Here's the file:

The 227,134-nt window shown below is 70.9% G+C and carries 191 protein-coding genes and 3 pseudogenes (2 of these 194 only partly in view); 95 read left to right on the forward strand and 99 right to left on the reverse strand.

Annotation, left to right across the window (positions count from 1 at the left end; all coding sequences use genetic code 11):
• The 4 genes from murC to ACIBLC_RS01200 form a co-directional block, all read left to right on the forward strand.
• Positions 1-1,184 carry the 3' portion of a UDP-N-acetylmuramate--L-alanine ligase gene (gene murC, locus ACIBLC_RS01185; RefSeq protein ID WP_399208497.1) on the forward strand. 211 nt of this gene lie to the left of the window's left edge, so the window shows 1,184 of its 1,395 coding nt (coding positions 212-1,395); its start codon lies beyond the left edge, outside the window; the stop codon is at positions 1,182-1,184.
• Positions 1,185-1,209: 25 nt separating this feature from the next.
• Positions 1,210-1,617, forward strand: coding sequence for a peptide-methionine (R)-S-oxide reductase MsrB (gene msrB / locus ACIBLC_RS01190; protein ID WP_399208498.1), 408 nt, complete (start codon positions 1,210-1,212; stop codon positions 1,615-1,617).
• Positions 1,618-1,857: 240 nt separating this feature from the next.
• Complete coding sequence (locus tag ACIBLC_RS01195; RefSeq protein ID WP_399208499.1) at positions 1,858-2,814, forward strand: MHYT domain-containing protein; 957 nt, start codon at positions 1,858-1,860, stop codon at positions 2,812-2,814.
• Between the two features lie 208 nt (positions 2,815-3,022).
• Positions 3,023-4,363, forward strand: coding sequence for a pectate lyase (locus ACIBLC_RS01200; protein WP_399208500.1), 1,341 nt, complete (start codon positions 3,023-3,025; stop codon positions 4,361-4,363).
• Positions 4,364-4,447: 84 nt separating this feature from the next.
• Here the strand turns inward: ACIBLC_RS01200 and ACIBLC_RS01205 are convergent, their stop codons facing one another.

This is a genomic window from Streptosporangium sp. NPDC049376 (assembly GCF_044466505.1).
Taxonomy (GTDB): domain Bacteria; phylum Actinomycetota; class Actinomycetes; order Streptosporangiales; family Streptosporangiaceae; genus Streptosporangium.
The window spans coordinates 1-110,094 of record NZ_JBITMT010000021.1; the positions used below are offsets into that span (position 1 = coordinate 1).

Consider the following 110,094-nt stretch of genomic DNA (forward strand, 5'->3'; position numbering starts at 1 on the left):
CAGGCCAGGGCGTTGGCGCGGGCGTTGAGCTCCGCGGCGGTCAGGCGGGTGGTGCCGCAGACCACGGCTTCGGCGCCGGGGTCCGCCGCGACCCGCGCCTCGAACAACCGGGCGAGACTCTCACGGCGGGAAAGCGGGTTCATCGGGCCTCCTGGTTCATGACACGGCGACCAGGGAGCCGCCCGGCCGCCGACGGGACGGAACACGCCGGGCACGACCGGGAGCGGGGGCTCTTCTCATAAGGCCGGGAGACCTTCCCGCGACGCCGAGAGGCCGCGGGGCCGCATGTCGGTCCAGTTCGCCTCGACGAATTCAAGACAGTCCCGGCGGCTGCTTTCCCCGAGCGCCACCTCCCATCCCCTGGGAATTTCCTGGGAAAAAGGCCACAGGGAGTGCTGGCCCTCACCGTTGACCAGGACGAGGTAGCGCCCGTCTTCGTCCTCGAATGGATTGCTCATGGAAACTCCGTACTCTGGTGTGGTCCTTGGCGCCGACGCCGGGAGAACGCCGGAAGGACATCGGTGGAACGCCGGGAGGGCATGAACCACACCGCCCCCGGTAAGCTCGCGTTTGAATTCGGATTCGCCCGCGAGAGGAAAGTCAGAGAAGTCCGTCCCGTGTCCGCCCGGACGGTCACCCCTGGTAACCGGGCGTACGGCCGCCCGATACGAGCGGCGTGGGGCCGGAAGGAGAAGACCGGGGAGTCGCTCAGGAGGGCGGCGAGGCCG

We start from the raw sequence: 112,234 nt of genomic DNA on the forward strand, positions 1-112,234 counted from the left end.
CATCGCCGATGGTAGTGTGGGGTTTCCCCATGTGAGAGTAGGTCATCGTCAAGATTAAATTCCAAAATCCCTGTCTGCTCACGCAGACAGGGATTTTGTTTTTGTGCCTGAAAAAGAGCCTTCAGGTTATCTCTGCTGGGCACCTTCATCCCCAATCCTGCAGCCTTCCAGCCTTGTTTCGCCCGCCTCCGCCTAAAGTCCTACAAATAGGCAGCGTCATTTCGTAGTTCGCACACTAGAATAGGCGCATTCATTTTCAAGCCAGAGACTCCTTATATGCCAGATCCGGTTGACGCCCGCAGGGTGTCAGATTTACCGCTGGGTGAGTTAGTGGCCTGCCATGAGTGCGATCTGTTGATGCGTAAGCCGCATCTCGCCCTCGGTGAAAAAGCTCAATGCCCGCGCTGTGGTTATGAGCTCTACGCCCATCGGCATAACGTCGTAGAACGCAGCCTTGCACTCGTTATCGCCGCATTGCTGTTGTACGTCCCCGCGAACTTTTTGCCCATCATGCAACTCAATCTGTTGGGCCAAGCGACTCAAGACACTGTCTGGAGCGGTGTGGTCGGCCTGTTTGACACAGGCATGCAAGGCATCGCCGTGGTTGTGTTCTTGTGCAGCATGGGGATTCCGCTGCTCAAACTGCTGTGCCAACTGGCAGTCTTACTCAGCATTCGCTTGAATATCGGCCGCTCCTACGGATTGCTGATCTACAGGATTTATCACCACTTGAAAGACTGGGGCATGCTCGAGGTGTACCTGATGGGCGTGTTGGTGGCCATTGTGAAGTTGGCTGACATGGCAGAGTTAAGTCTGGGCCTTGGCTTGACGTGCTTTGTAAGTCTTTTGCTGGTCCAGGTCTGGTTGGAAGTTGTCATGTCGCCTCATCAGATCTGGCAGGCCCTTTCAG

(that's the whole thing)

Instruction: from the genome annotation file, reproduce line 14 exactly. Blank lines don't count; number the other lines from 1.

Taxonomy (GTDB): domain Bacteria; phylum Actinomycetota; class Actinomycetes; order Streptosporangiales; family Streptosporangiaceae; genus Streptosporangium.